(5)-DevotionWhere I grew up in Queens, New York City, there was a boy living in the house across the street. His name was Sherman. Somewhere, there is a photo of the two of us from the day I turned seven: I am in a yellow dress and a yellow birthday hat, running down the driveway with friends; he is standing in the background, watching. He is tall, lurching, awkward; his small, sloped eyes are magnified behind the thick lenses of his brown glasses. On his face is a gummy and lopsided smile.

All through my childhood and adolescence, Sherman called my family’s house two or three times a day, hoping to engage whomever picked up the receiver in conversation. He never wanted to hang up. He invited my family to his birthday party every year, came heaving up our driveway whenever he saw one of us outside, and once a week he asked my older brother and me to come over for microwaved White Castle cheeseburgers and to hang out in his bedroom. Sometimes we went, and sometimes we didn’t.


When I was twelve years old, a boy named Sherman decided he loved me. Sherman was nine years older than me and had been born with Down syndrome, an unfortunate effect of his father’s exposure to the chemical Agent Orange during the Vietnam War. For nearly all of his life, Sherman wore a hearing aid and depended on crutches and a wheelchair for mobility.

Puberty had thickened his body and turned his belly into a potbelly; his skin had inflamed with red pustules of acne and then scarred. Sherman’s laugh was guttural and so was his speech. He repulsed me, but my feelings did not sway his devotion. Whenever he saw me he gripped me in a number of uncomfortable, humiliating embraces, and no matter what I told him, he stubbornly insisted that I was his girlfriend. The very idea made me indignant. But Sherman thought I was his; he believed this for years.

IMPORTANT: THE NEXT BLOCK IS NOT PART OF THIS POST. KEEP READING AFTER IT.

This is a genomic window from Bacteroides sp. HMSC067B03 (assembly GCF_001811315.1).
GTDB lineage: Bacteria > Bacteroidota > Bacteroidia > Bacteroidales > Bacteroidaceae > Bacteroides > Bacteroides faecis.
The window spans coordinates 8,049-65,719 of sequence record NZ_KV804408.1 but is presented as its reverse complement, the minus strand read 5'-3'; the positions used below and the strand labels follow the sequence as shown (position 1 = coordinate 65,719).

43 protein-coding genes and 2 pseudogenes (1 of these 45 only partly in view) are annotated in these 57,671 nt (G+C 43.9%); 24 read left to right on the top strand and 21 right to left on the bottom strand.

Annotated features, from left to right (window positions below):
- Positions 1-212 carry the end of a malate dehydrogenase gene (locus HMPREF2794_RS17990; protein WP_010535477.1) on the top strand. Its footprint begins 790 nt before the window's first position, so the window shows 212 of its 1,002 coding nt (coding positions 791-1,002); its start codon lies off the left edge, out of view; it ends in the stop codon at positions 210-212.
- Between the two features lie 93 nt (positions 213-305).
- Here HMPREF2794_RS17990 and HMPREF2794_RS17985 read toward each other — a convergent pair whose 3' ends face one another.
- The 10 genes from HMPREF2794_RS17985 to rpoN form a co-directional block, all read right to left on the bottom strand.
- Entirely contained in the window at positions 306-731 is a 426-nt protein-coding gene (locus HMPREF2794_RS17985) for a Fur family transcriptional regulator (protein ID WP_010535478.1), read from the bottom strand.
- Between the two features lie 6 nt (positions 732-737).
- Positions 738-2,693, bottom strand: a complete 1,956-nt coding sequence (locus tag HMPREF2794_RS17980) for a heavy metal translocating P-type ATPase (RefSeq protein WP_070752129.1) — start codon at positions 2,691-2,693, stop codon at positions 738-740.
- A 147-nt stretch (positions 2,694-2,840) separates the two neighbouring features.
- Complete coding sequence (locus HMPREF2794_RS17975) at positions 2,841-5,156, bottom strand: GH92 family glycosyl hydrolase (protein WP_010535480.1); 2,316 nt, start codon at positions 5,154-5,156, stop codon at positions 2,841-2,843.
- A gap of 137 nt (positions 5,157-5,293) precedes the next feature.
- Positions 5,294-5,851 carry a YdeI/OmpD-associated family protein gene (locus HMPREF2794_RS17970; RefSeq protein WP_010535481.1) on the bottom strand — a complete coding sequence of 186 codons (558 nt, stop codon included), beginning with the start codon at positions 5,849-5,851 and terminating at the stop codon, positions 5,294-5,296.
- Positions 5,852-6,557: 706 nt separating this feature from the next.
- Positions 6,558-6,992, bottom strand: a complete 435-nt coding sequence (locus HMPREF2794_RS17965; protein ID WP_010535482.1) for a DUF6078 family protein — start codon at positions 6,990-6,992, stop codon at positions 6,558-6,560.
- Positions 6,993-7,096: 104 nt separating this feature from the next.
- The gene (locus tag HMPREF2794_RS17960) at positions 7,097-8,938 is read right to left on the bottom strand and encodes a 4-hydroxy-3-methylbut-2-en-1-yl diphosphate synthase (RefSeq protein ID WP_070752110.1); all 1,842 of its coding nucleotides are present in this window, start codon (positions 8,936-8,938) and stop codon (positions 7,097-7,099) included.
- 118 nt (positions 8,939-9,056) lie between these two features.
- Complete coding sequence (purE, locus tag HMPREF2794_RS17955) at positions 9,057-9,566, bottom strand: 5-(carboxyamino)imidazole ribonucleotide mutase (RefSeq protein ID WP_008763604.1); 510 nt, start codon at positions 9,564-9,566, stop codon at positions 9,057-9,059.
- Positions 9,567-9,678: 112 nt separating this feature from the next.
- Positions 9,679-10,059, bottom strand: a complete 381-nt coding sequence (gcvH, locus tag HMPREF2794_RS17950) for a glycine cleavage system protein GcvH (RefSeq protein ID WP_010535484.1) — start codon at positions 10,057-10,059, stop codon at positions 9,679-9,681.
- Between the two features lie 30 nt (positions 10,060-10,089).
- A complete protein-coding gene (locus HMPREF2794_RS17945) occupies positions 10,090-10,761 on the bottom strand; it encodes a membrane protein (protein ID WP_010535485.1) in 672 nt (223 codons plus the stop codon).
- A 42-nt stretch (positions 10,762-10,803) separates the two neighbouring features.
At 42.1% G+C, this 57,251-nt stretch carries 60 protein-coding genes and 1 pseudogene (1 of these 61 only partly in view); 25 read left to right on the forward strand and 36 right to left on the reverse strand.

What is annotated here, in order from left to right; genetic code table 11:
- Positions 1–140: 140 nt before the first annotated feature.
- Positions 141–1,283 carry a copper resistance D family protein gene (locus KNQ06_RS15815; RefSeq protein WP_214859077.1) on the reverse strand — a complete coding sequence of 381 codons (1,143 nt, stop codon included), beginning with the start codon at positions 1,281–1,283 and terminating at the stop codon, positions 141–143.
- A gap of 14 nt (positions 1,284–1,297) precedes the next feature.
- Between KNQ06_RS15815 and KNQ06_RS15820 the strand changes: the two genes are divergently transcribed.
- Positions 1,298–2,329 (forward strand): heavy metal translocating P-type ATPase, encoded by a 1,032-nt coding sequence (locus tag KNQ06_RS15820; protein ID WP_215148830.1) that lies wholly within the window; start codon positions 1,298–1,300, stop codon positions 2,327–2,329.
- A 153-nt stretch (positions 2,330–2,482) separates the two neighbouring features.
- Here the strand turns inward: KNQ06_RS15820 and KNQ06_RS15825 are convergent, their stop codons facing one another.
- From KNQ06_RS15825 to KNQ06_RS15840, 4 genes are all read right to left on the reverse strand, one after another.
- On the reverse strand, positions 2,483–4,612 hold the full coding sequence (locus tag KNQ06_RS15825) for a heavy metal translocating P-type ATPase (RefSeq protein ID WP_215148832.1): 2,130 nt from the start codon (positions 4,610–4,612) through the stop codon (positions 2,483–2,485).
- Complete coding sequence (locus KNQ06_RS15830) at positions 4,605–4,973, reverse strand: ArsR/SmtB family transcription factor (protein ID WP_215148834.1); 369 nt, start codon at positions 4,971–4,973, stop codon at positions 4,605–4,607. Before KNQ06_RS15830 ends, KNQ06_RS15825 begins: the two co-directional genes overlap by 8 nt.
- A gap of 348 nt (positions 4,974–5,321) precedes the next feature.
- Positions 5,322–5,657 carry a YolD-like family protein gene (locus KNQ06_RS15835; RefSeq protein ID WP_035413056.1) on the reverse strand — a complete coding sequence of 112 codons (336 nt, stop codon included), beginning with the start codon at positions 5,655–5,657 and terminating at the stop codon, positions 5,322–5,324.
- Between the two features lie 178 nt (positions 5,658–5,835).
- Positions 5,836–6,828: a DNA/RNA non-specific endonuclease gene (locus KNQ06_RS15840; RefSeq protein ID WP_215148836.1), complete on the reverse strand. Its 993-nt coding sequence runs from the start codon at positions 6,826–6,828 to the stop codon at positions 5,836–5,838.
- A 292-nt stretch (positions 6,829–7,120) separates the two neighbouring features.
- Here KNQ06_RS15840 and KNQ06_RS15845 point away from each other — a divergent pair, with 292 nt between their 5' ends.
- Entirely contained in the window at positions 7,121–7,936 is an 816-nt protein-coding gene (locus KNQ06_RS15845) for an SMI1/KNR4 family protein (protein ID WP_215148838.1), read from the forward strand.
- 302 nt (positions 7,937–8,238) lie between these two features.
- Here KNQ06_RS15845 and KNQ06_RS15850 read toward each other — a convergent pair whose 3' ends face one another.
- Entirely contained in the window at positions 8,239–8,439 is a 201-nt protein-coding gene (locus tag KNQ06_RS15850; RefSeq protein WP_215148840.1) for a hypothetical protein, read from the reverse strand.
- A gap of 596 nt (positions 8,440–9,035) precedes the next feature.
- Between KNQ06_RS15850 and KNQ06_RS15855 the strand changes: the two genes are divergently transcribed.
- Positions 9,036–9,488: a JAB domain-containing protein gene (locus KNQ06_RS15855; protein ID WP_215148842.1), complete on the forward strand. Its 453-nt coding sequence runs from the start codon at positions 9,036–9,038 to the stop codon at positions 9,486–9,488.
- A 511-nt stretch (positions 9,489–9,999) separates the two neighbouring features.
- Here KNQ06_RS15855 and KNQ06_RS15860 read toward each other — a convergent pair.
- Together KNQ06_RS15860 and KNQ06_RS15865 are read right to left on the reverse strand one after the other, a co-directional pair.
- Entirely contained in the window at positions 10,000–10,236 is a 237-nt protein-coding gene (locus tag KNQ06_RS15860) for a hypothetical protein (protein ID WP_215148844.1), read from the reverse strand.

I was twenty-eight years old when my neighbor Sherman passed away. His body had weakened from strokes and organ failure until, on a sunny morning in early October, his heart gave out for good. He was thirty-seven.

I had last seen Sherman a year earlier, as he lay in a metal bed resembling a crib, his body wasted, his eyes blind. His skin was soft and swollen from medications and lack of exercise; his fingers were pale and groping. Since I moved out of my parents’ house, I had not gone to see him, so I had not understood or witnessed his deterioration. But now I entered his bedroom, moving gingerly around the stacks of adult diapers and pill bottles. I breathed through my mouth to avoid the smell of disinfectant that permeated the room.

I stayed for an hour, and during that time a live-in nurse assisted him with defecation. I waited in the living room, pretending I couldn’t hear him. When I went to say goodbye, his hand reached up from the crib, seeking contact with mine. “I love you,” he said. He wanted me to stay. Would I?

“It was nice to see you,” I said. I ignored his words. I took my hand away from his and went up the stairs and out of his house.


I’ve narrated exactly what happened and still I am not absolved.


This is what I wish were true: I treated his affection for me with grace and humility. I did not embarrass him; I was not embarrassed. I made him feel respected and whole. During an afternoon in his bedroom, I ignored the smells and my discomfort, came close enough to the bed so that Sherman could reach me. I held his hand until he fell asleep. I was not a monster, no.


Sarah J. Lin is a fiction MFA candidate and composition instructor at Colorado State University. “Devotion” is her first publication.

Photo by Ryan Rodgers